Statistical Physics Of Dna: An Introduction To Melting, Unzipping And Flexibility Of The Double Helix
An Introduction to Melting, Unzipping and Flexibility of the Double Helix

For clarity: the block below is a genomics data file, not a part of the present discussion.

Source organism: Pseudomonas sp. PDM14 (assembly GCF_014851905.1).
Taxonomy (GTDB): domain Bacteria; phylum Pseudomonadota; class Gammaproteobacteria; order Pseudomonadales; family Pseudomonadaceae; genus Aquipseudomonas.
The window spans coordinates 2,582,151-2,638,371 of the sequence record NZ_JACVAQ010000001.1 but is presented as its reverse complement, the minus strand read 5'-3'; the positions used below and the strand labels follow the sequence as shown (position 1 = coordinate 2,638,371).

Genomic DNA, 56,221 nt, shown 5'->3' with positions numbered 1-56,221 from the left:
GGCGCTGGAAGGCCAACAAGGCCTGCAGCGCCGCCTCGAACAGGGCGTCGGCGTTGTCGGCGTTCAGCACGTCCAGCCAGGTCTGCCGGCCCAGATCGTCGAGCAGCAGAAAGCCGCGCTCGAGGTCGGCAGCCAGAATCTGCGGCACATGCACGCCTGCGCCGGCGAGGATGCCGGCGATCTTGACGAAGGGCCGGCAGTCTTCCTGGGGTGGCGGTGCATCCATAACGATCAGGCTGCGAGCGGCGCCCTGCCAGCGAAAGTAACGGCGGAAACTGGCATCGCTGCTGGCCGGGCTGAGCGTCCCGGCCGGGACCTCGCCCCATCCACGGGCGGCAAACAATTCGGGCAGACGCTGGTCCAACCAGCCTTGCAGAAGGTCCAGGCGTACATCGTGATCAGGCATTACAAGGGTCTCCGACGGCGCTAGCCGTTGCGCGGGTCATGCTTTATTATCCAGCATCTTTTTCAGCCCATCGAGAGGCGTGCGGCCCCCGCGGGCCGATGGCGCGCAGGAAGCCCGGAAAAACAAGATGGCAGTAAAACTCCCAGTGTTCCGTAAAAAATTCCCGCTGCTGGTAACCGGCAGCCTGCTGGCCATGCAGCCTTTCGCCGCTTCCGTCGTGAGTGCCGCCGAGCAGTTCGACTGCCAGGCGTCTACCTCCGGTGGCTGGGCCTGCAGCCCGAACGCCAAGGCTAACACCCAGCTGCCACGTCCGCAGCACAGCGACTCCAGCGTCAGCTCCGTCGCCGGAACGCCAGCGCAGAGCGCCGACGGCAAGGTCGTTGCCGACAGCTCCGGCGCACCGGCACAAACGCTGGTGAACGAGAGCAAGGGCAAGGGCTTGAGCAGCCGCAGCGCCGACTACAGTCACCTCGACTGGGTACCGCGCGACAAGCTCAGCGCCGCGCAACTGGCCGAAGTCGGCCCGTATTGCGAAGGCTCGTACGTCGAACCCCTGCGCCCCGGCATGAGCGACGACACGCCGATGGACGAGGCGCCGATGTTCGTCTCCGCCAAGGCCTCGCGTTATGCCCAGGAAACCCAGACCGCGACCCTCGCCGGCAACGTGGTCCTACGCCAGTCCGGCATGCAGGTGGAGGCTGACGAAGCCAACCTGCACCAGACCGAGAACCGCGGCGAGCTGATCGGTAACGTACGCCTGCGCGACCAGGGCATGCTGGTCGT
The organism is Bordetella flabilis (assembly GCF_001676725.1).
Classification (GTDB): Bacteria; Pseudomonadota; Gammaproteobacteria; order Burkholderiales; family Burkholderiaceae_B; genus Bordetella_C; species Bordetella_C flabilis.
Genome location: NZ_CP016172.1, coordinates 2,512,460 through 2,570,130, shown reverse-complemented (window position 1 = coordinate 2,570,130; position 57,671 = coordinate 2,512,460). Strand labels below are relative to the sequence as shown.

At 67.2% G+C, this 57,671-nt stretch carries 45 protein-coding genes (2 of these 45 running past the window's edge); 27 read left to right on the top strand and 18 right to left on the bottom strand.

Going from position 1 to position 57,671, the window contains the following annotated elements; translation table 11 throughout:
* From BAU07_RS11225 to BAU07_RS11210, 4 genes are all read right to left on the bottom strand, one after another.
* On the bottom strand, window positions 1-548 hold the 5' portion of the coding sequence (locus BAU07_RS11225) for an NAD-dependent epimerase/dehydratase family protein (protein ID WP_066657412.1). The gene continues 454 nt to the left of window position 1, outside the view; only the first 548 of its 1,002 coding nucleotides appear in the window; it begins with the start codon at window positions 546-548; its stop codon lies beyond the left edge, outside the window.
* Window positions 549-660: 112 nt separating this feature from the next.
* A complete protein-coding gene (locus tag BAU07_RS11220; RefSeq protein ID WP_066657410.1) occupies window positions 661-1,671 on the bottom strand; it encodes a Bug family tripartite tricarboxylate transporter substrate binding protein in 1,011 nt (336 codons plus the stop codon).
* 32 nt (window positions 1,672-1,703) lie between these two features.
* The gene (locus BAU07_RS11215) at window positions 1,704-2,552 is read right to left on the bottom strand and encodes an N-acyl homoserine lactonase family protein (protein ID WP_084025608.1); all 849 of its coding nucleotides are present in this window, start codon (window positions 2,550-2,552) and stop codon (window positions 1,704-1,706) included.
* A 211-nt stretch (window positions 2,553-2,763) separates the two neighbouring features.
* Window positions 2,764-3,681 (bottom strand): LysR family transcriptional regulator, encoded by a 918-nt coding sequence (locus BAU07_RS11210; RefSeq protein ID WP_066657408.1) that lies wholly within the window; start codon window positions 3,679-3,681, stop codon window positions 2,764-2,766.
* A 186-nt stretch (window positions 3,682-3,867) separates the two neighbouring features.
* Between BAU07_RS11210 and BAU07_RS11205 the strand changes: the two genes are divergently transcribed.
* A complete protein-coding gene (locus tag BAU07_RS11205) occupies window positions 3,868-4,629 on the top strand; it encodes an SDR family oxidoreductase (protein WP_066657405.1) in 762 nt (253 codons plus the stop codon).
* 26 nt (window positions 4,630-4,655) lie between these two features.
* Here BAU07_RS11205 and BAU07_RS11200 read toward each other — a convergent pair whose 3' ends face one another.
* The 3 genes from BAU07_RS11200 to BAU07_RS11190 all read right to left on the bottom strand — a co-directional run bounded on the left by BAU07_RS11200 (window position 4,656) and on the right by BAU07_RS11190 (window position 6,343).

The stability of the DNA double helix is contingent on fine-tuning a number of physicochemical control parameters. Varying any one of them leads to separation of the two strands, in what constitutes a rare physical example of a thermodynamic phase transition in a one-dimensional system. The present book aims at providing a self-contained account of the statistical physics of cooperative processes in DNA, e.g. thermal and mechanical dissociation, force-induced melting, equilibria of hairpin-like secondary structures. In addition, the book presents some fundamental aspects of DNA elasticity, as observed in key experiments, old and new. The latter include some recently published scattering data on apparently soft, short DNA chains and their interpretation in terms of local structural defects (permanent bends, 'kinky DNA', after the original Crick-Klug hypothesis).The development of mathematical models used (Kratky-Porod polymer chain, Poland-Scheraga and Peyrard-Bishop-Dauxois models of DNA melting) emphasizes the use of realistic parameters and the relevance of practical numerical methods for comparing with experimental data. Accordingly, a large number of specially produced figures has been included.The presentation is at the level of an advanced undergraduate or introductory graduate course. An extra chapter provides the necessary mathematical background on elasticity of model polymer chains.